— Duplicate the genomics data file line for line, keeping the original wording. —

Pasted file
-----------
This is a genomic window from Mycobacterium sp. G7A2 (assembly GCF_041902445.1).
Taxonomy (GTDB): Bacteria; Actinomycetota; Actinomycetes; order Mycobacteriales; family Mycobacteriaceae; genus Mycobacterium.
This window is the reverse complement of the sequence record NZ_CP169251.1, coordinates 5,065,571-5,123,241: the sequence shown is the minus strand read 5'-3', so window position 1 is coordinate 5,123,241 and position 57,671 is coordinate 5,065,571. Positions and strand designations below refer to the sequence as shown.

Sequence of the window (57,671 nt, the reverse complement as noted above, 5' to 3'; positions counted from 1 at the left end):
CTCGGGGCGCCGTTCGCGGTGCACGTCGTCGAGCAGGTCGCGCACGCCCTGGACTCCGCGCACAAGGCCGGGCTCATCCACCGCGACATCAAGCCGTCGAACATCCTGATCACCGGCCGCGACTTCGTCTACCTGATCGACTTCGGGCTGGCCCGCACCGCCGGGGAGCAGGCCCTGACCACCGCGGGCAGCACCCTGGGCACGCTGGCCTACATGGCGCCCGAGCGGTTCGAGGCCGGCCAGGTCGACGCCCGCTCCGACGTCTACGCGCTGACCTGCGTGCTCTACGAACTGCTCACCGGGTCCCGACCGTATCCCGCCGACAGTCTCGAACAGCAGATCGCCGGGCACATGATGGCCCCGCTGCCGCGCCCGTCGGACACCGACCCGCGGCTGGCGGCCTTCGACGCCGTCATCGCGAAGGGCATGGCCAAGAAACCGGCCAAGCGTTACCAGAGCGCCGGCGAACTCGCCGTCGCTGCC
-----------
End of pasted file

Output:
This is a genomic window from Mycobacterium sp. G7A2 (assembly GCF_041902445.1).
Taxonomy (GTDB): Bacteria; Actinomycetota; Actinomycetes; order Mycobacteriales; family Mycobacteriaceae; genus Mycobacterium.
This window is the reverse complement of the sequence record NZ_CP169251.1, coordinates 5,065,571-5,123,241: the sequence shown is the minus strand read 5'-3', so window position 1 is coordinate 5,123,241 and position 57,671 is coordinate 5,065,571. Positions and strand designations below refer to the sequence as shown.

Sequence of the window (57,671 nt, the reverse complement as noted above, 5' to 3'; positions counted from 1 at the left end):
CTCGGGGCGCCGTTCGCGGTGCACGTCGTCGAGCAGGTCGCGCACGCCCTGGACTCCGCGCACAAGGCCGGGCTCATCCACCGCGACATCAAGCCGTCGAACATCCTGATCACCGGCCGCGACTTCGTCTACCTGATCGACTTCGGGCTGGCCCGCACCGCCGGGGAGCAGGCCCTGACCACCGCGGGCAGCACCCTGGGCACGCTGGCCTACATGGCGCCCGAGCGGTTCGAGGCCGGCCAGGTCGACGCCCGCTCCGACGTCTACGCGCTGACCTGCGTGCTCTACGAACTGCTCACCGGGTCCCGACCGTATCCCGCCGACAGTCTCGAACAGCAGATCGCCGGGCACATGATGGCCCCGCTGCCGCGCCCGTCGGACACCGACCCGCGGCTGGCGGCCTTCGACGCCGTCATCGCGAAGGGCATGGCCAAGAAACCGGCCAAGCGTTACCAGAGCGCCGGCGAACTCGCCGTCGCTGCC